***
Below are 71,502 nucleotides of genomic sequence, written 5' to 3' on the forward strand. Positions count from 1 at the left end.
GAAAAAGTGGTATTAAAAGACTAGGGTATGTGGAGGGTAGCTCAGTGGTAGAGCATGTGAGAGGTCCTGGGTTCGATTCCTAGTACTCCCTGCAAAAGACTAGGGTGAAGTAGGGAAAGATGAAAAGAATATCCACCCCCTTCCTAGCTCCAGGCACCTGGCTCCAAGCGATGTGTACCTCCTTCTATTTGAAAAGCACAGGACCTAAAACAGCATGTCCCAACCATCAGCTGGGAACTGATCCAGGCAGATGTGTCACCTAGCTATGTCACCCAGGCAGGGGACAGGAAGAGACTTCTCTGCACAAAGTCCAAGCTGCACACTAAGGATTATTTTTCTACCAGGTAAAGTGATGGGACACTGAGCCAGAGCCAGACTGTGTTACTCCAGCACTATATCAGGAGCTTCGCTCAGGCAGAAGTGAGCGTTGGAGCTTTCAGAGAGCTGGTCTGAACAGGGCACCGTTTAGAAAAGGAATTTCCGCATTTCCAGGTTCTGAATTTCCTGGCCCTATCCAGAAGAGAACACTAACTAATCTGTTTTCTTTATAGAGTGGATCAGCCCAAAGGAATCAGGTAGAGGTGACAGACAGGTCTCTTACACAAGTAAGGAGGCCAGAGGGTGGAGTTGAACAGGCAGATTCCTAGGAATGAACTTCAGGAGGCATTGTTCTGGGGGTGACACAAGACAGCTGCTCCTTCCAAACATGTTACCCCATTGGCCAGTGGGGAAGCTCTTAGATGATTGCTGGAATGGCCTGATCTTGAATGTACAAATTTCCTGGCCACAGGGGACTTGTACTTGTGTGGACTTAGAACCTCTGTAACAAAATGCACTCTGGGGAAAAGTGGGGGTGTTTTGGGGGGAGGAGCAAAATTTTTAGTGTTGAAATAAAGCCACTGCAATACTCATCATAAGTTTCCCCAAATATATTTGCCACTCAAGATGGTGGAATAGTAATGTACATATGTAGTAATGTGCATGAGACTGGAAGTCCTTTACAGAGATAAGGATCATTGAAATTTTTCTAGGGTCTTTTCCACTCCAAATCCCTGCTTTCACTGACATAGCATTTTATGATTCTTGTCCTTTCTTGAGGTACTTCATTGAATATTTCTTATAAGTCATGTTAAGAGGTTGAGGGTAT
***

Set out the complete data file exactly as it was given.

Below are 71,502 nucleotides of genomic sequence, written 5' to 3' on the forward strand. Positions count from 1 at the left end.
GAAAAAGTGGTATTAAAAGACTAGGGTATGTGGAGGGTAGCTCAGTGGTAGAGCATGTGAGAGGTCCTGGGTTCGATTCCTAGTACTCCCTGCAAAAGACTAGGGTGAAGTAGGGAAAGATGAAAAGAATATCCACCCCCTTCCTAGCTCCAGGCACCTGGCTCCAAGCGATGTGTACCTCCTTCTATTTGAAAAGCACAGGACCTAAAACAGCATGTCCCAACCATCAGCTGGGAACTGATCCAGGCAGATGTGTCACCTAGCTATGTCACCCAGGCAGGGGACAGGAAGAGACTTCTCTGCACAAAGTCCAAGCTGCACACTAAGGATTATTTTTCTACCAGGTAAAGTGATGGGACACTGAGCCAGAGCCAGACTGTGTTACTCCAGCACTATATCAGGAGCTTCGCTCAGGCAGAAGTGAGCGTTGGAGCTTTCAGAGAGCTGGTCTGAACAGGGCACCGTTTAGAAAAGGAATTTCCGCATTTCCAGGTTCTGAATTTCCTGGCCCTATCCAGAAGAGAACACTAACTAATCTGTTTTCTTTATAGAGTGGATCAGCCCAAAGGAATCAGGTAGAGGTGACAGACAGGTCTCTTACACAAGTAAGGAGGCCAGAGGGTGGAGTTGAACAGGCAGATTCCTAGGAATGAACTTCAGGAGGCATTGTTCTGGGGGTGACACAAGACAGCTGCTCCTTCCAAACATGTTACCCCATTGGCCAGTGGGGAAGCTCTTAGATGATTGCTGGAATGGCCTGATCTTGAATGTACAAATTTCCTGGCCACAGGGGACTTGTACTTGTGTGGACTTAGAACCTCTGTAACAAAATGCACTCTGGGGAAAAGTGGGGGTGTTTTGGGGGGAGGAGCAAAATTTTTAGTGTTGAAATAAAGCCACTGCAATACTCATCATAAGTTTCCCCAAATATATTTGCCACTCAAGATGGTGGAATAGTAATGTACATATGTAGTAATGTGCATGAGACTGGAAGTCCTTTACAGAGATAAGGATCATTGAAATTTTTCTAGGGTCTTTTCCACTCCAAATCCCTGCTTTCACTGACATAGCATTTTATGATTCTTGTCCTTTCTTGAGGTACTTCATTGAATATTTCTTATAAGTCATGTTAAGAGGTTGAGGGTAT